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#!/bin/bash
value=$(<man.txt)
echo "$value"

if [ "$value" == "true" ]; then
    echo "startedif_manthan"
      ps -ef|grep sym |awk '{ print $2 }'|sudo  xargs kill -9;
      sleep 30;
    sudo sh /var/www/symmetric-ds-3.1.6/bin/sym --port 8082 --server;
fi

I need to run above script in cron. Will it execute in cron without password?

Any suggestions?

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It will only execute without needing a password prompt if you are running it from root's crontab or if you have specifically given these password-less rights to the user in the sudo configuration file, editable through the command visudo. –  Daniel Andersson Feb 14 '13 at 7:51
    
A duplicate and another duplicate –  Sithsu Jan 20 at 21:40

2 Answers 2

up vote 0 down vote accepted

You can configure sudo not to require a password:

  1. Make /var/www/symmetric-ds-3.1.6/bin/sym executable:

    $ chmod a+x /var/www/symmetric-ds-3.1.6/bin/sym
    
  2. Replace in your script:

    sudo sh /var/www/symmetric-ds-3.1.6/bin/sym --port 8082 --server
    

    with:

    sudo /var/www/symmetric-ds-3.1.6/bin/sym --port 8082 --server
    
  3. Use visudo to add the following line to /etc/sudoers:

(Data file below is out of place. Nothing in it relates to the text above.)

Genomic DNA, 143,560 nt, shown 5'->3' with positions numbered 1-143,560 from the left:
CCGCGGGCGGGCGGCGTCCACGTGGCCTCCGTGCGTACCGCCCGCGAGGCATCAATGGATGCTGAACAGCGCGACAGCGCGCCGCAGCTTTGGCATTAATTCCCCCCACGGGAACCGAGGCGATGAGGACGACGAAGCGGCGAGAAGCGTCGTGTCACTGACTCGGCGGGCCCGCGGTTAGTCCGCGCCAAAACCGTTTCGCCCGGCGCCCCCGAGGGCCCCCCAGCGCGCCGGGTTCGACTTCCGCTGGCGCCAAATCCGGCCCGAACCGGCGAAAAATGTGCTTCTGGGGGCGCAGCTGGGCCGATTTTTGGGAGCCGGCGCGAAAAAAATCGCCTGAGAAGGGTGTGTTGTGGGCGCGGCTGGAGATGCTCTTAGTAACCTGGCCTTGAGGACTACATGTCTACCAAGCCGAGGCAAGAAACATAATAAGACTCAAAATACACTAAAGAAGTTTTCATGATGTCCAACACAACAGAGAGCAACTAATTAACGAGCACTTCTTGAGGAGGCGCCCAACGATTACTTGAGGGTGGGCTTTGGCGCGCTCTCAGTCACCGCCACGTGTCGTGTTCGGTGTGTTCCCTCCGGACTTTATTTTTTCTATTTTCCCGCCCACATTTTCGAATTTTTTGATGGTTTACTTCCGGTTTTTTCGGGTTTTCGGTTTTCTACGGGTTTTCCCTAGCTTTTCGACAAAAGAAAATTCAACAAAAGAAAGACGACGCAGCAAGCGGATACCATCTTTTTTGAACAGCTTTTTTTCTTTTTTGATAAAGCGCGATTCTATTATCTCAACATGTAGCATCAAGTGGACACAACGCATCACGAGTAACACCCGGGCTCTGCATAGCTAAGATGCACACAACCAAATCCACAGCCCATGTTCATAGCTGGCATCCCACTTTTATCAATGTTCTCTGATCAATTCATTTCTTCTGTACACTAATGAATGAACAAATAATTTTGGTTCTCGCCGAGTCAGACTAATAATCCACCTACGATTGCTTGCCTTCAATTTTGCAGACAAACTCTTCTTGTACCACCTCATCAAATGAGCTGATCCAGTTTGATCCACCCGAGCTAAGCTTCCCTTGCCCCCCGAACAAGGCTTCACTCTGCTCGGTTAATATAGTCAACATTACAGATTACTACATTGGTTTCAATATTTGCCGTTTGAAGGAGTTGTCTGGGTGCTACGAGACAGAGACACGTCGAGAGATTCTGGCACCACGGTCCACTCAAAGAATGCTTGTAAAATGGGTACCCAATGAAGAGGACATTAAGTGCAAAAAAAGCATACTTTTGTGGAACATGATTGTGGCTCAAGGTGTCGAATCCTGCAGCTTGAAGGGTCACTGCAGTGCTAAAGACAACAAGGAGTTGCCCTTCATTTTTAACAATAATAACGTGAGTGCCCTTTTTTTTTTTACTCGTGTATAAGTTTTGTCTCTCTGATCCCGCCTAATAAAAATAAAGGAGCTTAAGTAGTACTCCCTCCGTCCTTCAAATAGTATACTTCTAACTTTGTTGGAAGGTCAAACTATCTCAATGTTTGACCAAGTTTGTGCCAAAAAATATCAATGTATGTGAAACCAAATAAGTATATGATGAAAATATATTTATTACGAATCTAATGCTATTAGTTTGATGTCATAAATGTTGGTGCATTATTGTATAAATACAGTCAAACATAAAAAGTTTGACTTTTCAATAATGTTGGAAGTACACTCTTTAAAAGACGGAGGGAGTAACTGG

<user who runs the cronjob> ALL = NOPASSWD:/path/to/xargs [-0-9 a-z]*, /var/www/symmetric-ds-3.1.6/bin/sym [-0-9 a-z]*
    
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The user will also need to give password-less rights to xargs to kill the program as the script stands. –  Daniel Andersson Feb 14 '13 at 8:06
    
Thanks for effort guys. Appreciate your help. –  user1597811 Feb 14 '13 at 9:39

I'd rather lay out the script similar to:

#!/bin/sh
read value < /path/to/man.txt

if [ "$value" = "true" ]; then
    pkill -u root '^sym$' && sleep 30
    sh /var/www/symmetric-ds-3.1.6/bin/sym --port 8082 --server
fi

Since you want to run every command as root anyway, put it in root's crontab. If you don't need to run anything as root, don't. If you actually need to run it via sudo through specifically configured rights for certain applications, bring back sudo, but note that you also will need specifically configured rights to kill the program (unless it has an equivalent to a --kill switch).

I stripped the echos since unnecessary print statements in a crontab will just clutter logs. You could implement a logging mechanism within the script if its necessary.

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